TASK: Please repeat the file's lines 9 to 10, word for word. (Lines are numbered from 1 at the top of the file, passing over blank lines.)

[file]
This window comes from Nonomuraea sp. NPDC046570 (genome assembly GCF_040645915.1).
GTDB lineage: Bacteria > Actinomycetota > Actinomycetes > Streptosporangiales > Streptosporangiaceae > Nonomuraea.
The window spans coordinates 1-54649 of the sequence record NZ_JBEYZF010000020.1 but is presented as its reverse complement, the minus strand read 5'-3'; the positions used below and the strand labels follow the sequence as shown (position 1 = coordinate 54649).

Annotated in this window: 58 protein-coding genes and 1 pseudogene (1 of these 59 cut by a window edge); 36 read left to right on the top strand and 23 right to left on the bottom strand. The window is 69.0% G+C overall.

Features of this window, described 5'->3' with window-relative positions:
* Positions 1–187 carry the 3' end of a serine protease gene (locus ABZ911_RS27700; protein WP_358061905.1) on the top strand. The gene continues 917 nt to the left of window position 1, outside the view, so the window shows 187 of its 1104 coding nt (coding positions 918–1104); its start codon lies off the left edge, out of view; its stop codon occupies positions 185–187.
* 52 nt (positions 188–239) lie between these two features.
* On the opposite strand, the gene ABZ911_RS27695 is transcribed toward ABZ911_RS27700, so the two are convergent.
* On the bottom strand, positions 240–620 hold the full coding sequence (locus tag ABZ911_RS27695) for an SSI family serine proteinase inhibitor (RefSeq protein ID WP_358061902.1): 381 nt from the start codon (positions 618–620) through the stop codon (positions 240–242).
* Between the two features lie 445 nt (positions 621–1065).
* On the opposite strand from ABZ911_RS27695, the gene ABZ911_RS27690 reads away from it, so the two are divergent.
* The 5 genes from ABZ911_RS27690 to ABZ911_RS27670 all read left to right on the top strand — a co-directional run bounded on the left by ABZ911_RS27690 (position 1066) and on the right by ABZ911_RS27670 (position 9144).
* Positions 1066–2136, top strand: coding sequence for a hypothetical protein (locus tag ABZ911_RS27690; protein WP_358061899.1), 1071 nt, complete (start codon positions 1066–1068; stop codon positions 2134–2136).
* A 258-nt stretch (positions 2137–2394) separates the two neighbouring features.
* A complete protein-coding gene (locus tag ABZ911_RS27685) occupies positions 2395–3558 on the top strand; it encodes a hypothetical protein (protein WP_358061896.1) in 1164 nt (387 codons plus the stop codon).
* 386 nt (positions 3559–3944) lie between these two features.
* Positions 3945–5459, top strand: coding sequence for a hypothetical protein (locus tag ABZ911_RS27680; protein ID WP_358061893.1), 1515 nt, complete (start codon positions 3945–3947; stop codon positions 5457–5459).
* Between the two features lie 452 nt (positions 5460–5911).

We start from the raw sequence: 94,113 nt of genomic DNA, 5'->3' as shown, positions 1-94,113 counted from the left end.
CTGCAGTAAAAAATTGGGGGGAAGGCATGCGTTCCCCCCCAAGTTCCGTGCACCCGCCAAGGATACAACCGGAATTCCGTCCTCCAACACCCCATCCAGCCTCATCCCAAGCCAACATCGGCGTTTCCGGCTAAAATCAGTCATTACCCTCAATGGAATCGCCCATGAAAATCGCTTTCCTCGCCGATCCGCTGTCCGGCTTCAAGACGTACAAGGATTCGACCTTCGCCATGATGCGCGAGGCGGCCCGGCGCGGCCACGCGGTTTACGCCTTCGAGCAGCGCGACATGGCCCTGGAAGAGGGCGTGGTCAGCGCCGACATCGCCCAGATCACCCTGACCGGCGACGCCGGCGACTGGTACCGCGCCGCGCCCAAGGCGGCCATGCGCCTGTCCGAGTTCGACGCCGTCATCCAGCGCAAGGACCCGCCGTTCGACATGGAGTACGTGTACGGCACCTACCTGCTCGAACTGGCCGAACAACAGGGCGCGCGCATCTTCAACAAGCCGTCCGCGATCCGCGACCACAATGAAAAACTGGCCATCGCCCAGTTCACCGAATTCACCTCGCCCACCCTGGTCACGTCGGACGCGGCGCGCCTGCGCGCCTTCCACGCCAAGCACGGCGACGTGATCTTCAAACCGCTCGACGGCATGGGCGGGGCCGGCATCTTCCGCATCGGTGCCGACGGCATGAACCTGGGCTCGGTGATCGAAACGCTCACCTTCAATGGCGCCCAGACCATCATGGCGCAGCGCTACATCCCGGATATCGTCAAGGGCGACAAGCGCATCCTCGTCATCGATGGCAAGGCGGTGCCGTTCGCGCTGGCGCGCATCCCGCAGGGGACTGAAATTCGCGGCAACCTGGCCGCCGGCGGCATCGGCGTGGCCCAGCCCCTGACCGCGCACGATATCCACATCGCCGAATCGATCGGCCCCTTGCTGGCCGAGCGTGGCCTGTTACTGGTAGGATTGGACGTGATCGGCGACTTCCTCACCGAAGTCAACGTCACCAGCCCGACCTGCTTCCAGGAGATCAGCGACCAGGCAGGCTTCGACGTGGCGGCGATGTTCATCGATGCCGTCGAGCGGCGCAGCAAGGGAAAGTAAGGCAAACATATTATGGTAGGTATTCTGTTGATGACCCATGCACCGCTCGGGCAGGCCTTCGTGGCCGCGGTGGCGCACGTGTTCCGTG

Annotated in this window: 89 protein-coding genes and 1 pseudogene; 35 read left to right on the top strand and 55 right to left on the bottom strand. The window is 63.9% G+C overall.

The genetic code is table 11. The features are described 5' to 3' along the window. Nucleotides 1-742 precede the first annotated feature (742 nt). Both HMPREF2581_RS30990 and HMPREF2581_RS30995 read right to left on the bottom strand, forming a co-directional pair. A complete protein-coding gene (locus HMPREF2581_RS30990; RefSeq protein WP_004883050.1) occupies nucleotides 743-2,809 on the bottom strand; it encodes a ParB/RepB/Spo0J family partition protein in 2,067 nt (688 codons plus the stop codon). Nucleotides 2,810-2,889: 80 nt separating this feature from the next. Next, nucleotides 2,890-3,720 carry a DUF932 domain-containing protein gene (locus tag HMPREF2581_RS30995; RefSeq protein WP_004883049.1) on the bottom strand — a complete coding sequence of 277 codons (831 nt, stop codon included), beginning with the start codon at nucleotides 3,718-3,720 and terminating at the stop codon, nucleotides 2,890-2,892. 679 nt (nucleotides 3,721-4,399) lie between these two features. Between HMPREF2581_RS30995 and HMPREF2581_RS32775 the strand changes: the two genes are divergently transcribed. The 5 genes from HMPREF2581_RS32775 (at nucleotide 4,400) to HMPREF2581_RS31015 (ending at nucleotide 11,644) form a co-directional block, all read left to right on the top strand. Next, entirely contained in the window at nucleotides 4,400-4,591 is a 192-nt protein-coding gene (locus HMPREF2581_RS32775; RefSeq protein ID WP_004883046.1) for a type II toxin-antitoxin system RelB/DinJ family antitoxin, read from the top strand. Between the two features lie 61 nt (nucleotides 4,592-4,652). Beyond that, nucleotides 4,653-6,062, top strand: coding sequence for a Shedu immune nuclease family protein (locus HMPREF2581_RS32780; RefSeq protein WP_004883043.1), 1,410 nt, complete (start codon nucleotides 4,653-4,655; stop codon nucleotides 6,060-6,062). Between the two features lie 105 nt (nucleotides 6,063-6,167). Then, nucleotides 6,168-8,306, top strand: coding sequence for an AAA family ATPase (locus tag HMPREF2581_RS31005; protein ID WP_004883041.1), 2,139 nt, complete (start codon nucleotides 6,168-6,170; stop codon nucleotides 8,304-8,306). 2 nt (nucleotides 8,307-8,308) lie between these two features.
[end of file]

* On the bottom strand, positions 240–620 hold the full coding sequence (locus tag ABZ911_RS27695) for an SSI family serine proteinase inhibitor (RefSeq protein ID WP_358061902.1): 381 nt from the start codon (positions 618–620) through the stop codon (positions 240–242).
* Between the two features lie 445 nt (positions 621–1065).